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Closing the Loop Around Neural Systems

Methods ARTICLE

Front. Neural Circuits, 18 January 2013 | https://doi.org/10.3389/fncir.2012.00098

Closed-loop, multichannel experimentation using the open-source NeuroRighter electrophysiology platform

  • 1Laboratory for Neuroengineering, Department of Biomedical Engineering, Georgia Institute of Technology and Emory University School of Medicine, Atlanta, GA, USA
  • 2Department of Physiology, Emory University School of Medicine, Atlanta, GA, USA
  • 3Department of Neurosurgery, Emory University School of Medicine, Atlanta, GA, USA
  • 4Department of Neurology, Emory University School of Medicine, Atlanta, GA, USA
  • 5Department of Biomedical Engineering, Georgia Institute of Technology and Emory University School of Medicine, Atlanta, GA, USA

Single neuron feedback control techniques, such as voltage clamp and dynamic clamp, have enabled numerous advances in our understanding of ion channels, electrochemical signaling, and neural dynamics. Although commercially available multichannel recording and stimulation systems are commonly used for studying neural processing at the network level, they provide little native support for real-time feedback. We developed the open-source NeuroRighter multichannel electrophysiology hardware and software platform for closed-loop multichannel control with a focus on accessibility and low cost. NeuroRighter allows 64 channels of stimulation and recording for around US $10,000, along with the ability to integrate with other software and hardware. Here, we present substantial enhancements to the NeuroRighter platform, including a redesigned desktop application, a new stimulation subsystem allowing arbitrary stimulation patterns, low-latency data servers for accessing data streams, and a new application programming interface (API) for creating closed-loop protocols that can be inserted into NeuroRighter as plugin programs. This greatly simplifies the design of sophisticated real-time experiments without sacrificing the power and speed of a compiled programming language. Here we present a detailed description of NeuroRighter as a stand-alone application, its plugin API, and an extensive set of case studies that highlight the system’s abilities for conducting closed-loop, multichannel interfacing experiments.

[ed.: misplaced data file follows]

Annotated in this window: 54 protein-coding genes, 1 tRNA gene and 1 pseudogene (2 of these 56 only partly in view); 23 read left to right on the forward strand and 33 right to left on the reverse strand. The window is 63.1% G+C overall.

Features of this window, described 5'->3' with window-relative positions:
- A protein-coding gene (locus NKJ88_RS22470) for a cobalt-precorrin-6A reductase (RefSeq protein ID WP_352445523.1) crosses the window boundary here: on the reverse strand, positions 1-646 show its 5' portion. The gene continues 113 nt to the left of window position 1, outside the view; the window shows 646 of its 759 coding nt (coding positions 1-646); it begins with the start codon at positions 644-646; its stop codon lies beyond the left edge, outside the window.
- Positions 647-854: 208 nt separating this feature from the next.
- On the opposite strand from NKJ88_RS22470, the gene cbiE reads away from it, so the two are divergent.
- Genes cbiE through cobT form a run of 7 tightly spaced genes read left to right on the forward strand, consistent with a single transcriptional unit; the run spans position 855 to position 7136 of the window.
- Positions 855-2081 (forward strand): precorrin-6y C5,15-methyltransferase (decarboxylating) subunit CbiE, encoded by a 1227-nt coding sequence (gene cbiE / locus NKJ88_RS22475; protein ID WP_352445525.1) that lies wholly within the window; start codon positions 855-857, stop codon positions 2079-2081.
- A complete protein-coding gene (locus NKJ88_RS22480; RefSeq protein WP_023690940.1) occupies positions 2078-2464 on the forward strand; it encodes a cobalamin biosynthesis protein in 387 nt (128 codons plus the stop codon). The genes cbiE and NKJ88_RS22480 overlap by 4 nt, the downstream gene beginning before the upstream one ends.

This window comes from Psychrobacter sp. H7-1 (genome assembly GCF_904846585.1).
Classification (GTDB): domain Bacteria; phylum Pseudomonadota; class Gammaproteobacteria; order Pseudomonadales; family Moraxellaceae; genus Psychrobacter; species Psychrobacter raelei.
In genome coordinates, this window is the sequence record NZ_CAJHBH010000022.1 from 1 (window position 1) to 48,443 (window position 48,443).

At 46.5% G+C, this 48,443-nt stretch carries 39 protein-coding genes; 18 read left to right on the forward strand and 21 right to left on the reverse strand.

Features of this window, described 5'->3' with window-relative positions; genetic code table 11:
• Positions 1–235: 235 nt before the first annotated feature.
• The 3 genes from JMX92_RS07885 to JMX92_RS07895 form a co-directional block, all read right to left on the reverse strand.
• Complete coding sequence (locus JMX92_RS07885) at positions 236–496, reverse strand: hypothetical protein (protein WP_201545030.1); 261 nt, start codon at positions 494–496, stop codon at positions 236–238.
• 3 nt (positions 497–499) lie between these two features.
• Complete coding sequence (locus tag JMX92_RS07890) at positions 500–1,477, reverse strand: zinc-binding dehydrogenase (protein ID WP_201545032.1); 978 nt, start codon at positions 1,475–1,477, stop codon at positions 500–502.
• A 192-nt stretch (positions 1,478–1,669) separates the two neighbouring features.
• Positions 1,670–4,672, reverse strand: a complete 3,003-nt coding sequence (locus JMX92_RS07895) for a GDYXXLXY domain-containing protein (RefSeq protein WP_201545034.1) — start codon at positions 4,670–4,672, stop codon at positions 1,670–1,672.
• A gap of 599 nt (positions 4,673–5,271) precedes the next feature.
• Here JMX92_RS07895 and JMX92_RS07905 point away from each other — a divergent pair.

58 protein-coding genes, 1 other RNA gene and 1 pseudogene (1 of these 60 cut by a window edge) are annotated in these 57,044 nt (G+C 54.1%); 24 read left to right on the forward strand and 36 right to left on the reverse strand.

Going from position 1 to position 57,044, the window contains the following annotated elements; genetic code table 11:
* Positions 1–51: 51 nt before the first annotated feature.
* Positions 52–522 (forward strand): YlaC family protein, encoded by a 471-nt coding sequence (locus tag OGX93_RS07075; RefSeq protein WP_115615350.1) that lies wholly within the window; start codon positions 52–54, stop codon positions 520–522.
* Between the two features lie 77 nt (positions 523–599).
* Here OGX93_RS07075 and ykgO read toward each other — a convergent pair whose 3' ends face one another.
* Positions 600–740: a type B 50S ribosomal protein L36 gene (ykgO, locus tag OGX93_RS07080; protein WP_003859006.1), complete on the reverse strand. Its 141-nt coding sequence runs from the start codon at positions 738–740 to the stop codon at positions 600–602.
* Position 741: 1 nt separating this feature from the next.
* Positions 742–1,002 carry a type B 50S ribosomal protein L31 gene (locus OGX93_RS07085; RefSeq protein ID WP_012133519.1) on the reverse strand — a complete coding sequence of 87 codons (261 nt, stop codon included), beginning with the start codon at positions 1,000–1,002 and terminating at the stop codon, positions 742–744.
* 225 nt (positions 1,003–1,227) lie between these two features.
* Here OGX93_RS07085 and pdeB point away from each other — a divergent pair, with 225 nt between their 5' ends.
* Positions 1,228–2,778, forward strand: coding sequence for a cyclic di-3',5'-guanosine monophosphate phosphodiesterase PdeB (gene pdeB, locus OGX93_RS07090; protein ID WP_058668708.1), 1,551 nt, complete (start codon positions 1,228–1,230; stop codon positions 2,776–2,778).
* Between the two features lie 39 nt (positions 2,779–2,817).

1. Introduction

Multi-electrode neural interfacing systems, such as planar electrode arrays, silicon probes, and microwire arrays are commonly used to record spatially distributed neural activity in vitro and in vivo. Advances in nanoscale fabrication techniques have continued to push channel counts and electrode resolution (Du et al., 2011; Fiscella et al., 2012; Robinson et al., 2012), allowing for increasingly detailed measurements of network activity states. Because multi-electrode neural interfaces provide many parallel measurements, they can be used to rapidly estimate ensemble features of network activity (e.g., the population firing rate or network-level synchronization). This makes them well suited for real-time applications.

However, most commercial software interfaces for controlling multichannel hardware lack flexible support for real-time, bi-directional communication with neural tissue. Additionally, commercial software is often hard to integrate into complex multicomponent experimental configurations. As a result, multichannel hardware has not been incorporated into closed-loop interfacing schemes to the degree of single-cell recording systems, such as voltage and dynamic clamp (Cole, 1949; Marmont, 1949; Hamill et al., 1981; Prinz et al., 2004; Arsiero et al., 2007; Kispersky et al., 2011). There are some exceptions to this trend (Jackson et al., 2006b; Azin and Guggenmos, 2011; Zanos et al., 2011). These systems are typically limited to low channel counts and/or low recording resolution in order to achieve embedded real-time processing at the recording site using a microcontroller or DSP. This approach has clear advantages for experiments on freely moving animals, but is limited in terms of input and output bandwidth, processing power to enable complex experimental protocols, and ease of programming. Neuroscience research would benefit from a multichannel acquisition platform that (1) enables bi-directional interaction with neuronal networks, (2) is practical for everyday use, (3) is straightforwardly extensible for complex closed-loop protocols, (4) works with a variety multi-electrode interfaces, (5) provides large channel counts and high recording resolution, and (6) is low cost. This type of system would be particularly applicable to three areas of neuroscience research: